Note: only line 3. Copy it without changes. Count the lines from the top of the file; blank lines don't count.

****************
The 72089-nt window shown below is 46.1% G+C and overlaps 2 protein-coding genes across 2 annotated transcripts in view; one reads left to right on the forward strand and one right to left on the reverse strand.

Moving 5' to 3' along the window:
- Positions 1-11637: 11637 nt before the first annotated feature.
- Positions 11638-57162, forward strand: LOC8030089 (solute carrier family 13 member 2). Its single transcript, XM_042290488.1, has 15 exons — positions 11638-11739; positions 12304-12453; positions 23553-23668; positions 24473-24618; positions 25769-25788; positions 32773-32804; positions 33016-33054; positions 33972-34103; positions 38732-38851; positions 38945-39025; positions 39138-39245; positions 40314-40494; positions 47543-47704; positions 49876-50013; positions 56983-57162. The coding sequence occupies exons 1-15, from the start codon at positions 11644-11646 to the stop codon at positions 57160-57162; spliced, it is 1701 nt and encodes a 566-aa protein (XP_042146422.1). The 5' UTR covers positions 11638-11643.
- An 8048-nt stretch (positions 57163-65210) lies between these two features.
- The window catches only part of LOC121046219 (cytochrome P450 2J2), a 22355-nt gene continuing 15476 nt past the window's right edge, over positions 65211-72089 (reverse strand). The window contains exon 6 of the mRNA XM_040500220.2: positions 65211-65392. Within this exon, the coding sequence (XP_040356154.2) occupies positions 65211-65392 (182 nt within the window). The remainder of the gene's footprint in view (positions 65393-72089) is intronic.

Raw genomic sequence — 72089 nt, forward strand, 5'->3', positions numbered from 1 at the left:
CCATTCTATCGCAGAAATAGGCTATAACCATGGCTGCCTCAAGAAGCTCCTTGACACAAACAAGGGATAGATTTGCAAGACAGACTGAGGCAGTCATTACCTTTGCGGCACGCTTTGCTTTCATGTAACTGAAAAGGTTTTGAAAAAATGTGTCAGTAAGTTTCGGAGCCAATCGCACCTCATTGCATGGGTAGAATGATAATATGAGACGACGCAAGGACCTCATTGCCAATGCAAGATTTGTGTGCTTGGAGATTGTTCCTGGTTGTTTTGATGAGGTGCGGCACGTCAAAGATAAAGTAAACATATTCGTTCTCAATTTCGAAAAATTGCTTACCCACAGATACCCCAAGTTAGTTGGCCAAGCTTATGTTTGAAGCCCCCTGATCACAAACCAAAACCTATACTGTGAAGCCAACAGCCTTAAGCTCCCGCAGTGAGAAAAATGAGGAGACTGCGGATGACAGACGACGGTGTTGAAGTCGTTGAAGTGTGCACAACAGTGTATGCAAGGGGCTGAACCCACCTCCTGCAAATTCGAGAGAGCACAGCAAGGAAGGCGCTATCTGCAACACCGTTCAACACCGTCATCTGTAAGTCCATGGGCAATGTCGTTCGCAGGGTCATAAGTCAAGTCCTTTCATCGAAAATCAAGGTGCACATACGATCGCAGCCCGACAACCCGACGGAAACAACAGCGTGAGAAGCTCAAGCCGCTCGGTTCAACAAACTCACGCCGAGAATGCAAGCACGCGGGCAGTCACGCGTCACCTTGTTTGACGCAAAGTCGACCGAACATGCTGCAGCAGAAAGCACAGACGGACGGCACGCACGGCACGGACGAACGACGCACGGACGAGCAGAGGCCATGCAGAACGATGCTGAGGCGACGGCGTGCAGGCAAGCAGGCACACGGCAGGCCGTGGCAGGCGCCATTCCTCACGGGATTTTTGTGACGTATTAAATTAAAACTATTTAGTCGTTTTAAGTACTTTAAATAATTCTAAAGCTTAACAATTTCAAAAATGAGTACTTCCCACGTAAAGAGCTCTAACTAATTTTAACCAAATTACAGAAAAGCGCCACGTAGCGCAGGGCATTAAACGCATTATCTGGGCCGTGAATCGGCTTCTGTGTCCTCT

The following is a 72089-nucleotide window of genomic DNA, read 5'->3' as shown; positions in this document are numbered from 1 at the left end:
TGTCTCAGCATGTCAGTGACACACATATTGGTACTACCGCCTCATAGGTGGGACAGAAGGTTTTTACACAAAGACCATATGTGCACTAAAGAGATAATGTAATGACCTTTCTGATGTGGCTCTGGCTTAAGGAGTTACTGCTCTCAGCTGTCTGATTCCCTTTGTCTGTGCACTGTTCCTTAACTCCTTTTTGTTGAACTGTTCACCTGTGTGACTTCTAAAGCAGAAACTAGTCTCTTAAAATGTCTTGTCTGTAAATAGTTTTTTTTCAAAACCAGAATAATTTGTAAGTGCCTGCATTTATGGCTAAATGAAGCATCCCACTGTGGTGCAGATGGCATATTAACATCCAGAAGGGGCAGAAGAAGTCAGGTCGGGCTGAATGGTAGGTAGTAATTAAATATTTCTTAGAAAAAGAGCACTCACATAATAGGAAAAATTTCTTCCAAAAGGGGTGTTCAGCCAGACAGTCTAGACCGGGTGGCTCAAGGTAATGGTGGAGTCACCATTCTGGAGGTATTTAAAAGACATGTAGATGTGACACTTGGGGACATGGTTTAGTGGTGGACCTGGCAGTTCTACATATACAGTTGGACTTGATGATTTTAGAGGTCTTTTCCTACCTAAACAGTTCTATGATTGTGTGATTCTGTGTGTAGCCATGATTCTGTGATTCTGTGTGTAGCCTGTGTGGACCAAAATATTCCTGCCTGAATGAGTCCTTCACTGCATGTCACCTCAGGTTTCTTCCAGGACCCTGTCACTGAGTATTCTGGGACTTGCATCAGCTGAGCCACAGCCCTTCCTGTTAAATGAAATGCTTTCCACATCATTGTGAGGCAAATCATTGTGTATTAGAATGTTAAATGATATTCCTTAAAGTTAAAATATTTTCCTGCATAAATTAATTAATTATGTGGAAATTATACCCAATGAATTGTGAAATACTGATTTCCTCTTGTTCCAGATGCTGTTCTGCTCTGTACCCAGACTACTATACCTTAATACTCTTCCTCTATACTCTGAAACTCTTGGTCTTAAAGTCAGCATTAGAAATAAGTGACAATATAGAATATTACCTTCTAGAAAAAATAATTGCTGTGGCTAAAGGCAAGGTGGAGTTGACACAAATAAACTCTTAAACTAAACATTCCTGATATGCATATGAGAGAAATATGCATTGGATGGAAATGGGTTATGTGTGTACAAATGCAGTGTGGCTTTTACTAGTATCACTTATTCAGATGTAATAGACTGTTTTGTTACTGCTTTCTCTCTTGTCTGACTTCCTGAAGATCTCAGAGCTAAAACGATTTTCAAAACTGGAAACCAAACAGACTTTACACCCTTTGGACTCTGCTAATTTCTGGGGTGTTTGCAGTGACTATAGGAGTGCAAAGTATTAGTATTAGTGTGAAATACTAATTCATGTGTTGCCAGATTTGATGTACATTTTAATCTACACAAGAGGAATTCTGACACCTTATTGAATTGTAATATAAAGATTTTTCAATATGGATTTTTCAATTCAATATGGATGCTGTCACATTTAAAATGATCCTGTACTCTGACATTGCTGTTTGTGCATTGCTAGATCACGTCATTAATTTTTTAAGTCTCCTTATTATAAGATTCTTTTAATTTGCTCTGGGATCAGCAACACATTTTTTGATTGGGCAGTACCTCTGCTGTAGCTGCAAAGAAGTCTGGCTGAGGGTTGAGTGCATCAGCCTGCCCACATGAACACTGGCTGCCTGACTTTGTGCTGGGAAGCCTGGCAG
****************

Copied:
- Positions 1-11637: 11637 nt before the first annotated feature.